37. Syal S, Hattingh CJ, Fouche JP, Spottiswoode B, Carey PD, Lochner C, et al. Grey matter abnormalities in social anxiety disorder: a pilot study. Metab Brain Dis (2012) 27(3):299–309. doi:10.1007/s11011-012-9299-5

PubMed Abstract | CrossRef Full Text | Google Scholar

38. Oldfield RC. The assessment and analysis of handedness: the Edinburgh inventory. Neuropsychologia (1971) 9(1):97–113. doi:10.1016/0028-3932(71)90067-4

CrossRef Full Text | Google Scholar

39. Liebowitz MR. Social phobia. Mod Probl Pharmacopsychiatry (1987) 22:141–73. doi:10.1159/000414022

CrossRef Full Text | Google Scholar

40. Asakura S, Inoue S, Sasaki F, Sasaki YK, Kitagawa N, Inoue T, et al. Reliability and validity of the Japanese version of the Liebowitz social anxiety scale. Clin Psychiatry (2002) 44:1077–84.

Google Scholar

41. Mattick RP, Clarke JC. Development and validation of measures of social phobia scrutiny fear and social interaction anxiety. Behav Res Ther (1998) 36(4):455–70. doi:10.1016/S0005-7967(97)10031-6

PubMed Abstract | CrossRef Full Text | Google Scholar

42. Kanai Y, Sasakawa S, Chen J, Suzuki S, Shimada H, Sakano Y. Development and validation of the Japanese version of social phobia scale and social interaction anxiety scale. Jpn J Psychosom Med (2004) 44:841–50.

Google Scholar

43. Leary MR. A brief version of the fear of negative evaluation scale. Pers Soc Psychol Bull (1983) 9:371–5. doi:10.1177/0146167283093007

CrossRef Full Text | Google Scholar

44. Ishikawa RSK, Fukui I. Standardization of Japanese version of FNE and SADS. Jap J Behav Ther (1992) 18:10–7.

Google Scholar

45. Hamilton M. A rating scale for depression. J Neurol Neurosurg Psychiatry (1960) 23:56–62. doi:10.1136/jnnp.23.1.56

CrossRef Full Text | Google Scholar

46. Furukawa TA, Akechi T, Azuma H, Okuyama T, Higuchi T. Evidence-based guidelines for interpretation of the Hamilton Rating Scale for Depression. J Clin Psychopharmacol (2007) 27(5):531–4. doi:10.1097/JCP.0b013e31814f30b1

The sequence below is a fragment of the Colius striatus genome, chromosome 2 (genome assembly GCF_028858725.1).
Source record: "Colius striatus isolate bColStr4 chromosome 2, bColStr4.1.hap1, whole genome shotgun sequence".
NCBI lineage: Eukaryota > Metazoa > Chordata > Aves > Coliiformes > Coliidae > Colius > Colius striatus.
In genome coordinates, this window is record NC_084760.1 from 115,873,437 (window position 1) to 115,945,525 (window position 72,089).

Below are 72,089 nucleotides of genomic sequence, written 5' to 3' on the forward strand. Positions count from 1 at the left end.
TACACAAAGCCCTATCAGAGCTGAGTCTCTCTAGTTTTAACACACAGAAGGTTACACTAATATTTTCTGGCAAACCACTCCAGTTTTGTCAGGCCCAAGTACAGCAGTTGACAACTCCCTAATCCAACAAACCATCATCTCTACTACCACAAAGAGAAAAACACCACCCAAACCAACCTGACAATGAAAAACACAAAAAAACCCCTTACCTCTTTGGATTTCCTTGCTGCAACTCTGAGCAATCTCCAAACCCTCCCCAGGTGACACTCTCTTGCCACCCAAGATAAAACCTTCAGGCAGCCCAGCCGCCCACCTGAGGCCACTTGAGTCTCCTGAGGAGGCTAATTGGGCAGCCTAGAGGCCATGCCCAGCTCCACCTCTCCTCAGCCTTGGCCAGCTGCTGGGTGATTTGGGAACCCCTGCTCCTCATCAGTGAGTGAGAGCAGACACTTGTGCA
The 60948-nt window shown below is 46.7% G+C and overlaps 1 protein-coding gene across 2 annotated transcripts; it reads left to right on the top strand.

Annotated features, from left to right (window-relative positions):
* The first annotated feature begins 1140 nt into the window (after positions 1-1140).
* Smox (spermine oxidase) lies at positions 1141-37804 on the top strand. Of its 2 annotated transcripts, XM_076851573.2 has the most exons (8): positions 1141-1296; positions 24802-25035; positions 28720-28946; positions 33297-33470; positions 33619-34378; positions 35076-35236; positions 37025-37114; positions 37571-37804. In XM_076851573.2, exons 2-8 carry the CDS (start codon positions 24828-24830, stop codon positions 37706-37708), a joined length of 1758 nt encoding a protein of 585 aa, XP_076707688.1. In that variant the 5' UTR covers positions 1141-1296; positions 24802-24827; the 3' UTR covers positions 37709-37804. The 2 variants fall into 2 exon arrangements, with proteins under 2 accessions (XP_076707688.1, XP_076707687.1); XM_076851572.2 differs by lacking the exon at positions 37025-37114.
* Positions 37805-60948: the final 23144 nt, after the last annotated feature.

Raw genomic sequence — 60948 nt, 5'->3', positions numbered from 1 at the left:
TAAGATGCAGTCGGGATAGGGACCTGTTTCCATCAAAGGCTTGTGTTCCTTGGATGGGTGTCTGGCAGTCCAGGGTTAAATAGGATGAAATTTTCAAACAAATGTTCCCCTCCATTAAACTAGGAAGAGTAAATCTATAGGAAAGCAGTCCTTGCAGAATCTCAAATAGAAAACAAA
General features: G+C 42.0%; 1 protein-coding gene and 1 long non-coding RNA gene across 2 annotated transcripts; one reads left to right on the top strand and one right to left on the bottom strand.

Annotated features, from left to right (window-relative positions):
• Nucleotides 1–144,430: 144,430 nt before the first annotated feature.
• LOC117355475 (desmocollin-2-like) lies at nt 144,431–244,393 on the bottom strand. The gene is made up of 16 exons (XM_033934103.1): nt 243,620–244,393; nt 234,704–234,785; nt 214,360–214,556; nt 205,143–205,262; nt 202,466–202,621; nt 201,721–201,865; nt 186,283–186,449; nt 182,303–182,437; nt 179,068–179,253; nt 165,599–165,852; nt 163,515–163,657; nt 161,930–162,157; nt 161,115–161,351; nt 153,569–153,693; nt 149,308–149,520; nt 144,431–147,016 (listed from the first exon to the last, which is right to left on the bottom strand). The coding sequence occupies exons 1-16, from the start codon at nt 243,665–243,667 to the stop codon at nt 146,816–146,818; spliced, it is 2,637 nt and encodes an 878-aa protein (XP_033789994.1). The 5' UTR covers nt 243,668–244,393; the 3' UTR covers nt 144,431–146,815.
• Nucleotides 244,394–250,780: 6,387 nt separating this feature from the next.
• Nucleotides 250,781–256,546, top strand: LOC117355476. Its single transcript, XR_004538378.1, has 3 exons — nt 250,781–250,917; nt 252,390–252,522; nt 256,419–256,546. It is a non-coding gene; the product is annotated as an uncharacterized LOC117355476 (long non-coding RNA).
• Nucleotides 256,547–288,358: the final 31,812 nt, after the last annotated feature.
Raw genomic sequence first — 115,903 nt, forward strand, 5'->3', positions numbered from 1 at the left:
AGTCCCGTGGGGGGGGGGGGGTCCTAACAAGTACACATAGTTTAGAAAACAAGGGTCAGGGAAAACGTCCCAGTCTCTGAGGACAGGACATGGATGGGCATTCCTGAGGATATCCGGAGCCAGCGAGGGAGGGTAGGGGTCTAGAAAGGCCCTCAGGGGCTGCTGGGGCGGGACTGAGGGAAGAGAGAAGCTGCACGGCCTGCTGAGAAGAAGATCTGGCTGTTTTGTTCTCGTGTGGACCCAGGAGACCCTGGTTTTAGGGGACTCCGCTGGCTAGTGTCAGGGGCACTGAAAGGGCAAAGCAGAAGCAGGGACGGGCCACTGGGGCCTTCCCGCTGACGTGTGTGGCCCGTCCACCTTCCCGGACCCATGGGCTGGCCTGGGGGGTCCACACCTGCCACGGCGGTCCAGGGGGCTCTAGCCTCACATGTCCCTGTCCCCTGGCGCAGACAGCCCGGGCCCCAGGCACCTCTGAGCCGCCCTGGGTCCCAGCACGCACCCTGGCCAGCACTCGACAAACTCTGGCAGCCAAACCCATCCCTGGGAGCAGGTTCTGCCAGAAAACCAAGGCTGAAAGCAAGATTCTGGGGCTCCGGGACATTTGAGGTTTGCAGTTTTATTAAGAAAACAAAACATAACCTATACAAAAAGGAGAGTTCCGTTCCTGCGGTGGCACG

CrossRef Full Text | Google Scholar

47. Matsuoka K, Uno M, Kasai K, Koyama K, Kim Y. Estimation of premorbid IQ in individuals with Alzheimer’s disease using Japanese ideographic script (Kanji) compound words: Japanese version of National Adult Reading Test. Psychiatry Clin Neurosci (2006) 60(3):332–9. doi:10.1111/j.1440-1819.2006.01510.x

PubMed Abstract | CrossRef Full Text | Google Scholar

48. Maldjian JA, Laurienti PJ, Kraft RA, Burdette JH. An automated method for neuroanatomic and cytoarchitectonic atlas-based interrogation of fMRI data sets. Neuroimage (2003) 19(3):1233–9. doi:10.1016/S1053-8119(03)00169-1

PubMed Abstract | CrossRef Full Text | Google Scholar

49. Paulus MP, Feinstein JS, Castillo G, Simmons AN, Stein MB. Dose-dependent decrease of activation in bilateral amygdala and insula by lorazepam during emotion processing. Arch Gen Psychiatry (2005) 62(3):282–8. doi:10.1001/archpsyc.62.3.282

PubMed Abstract | CrossRef Full Text | Google Scholar

50. Hutton C, Draganski B, Ashburner J, Weiskopf N. A comparison between voxel-based cortical thickness and voxel-based morphometry in normal aging. Neuroimage (2009) 48(2):371–80. doi:10.1016/j.neuroimage.2009.06.043

PubMed Abstract | CrossRef Full Text | Google Scholar

51. van Tol MJ, van der Wee NJ, van den Heuvel OA, Nielen MM, Demenescu LR, Aleman A, et al. Regional brain volume in depression and anxiety disorders. Arch Gen Psychiatry (2010) 67(10):1002–11. doi:10.1001/archgenpsychiatry.2010.121

PubMed Abstract | CrossRef Full Text | Google Scholar

Keywords: social anxiety disorder, magnetic resonance imaging, insula, voxel-based morphometry

Citation: Kawaguchi A, Nemoto K, Nakaaki S, Kawaguchi T, Kan H, Arai N, Shiraishi N, Hashimoto N and Akechi T (2016) Insular Volume Reduction in Patients with Social Anxiety Disorder. Front. Psychiatry 7:3. doi: 10.3389/fpsyt.2016.00003

Received: 05 October 2015; Accepted: 07 January 2016;
Published: 21 January 2016

Edited by:

Takahiro A. Kato, Kyushu University, Japan

Reviewed by:

Rajeev Krishnadas, NHS Greater Glasgow and Clyde and University of Glasgow, UK
Naoki Hashimoto, Hokkaido University, Japan

Copyright: © 2016 Kawaguchi, Nemoto, Nakaaki, Kawaguchi, Kan, Arai, Shiraishi, Hashimoto and Akechi. This is an open-access article distributed under the terms of the Creative Commons Attribution License (CC BY). The use, distribution or reproduction in other forums is permitted, provided the original author(s) or licensor are credited and that the original publication in this journal is cited, in accordance with accepted academic practice. No use, distribution or reproduction is permitted which does not comply with these terms.

*Correspondence: Kiyotaka Nemoto, kiyotaka@nemotos.net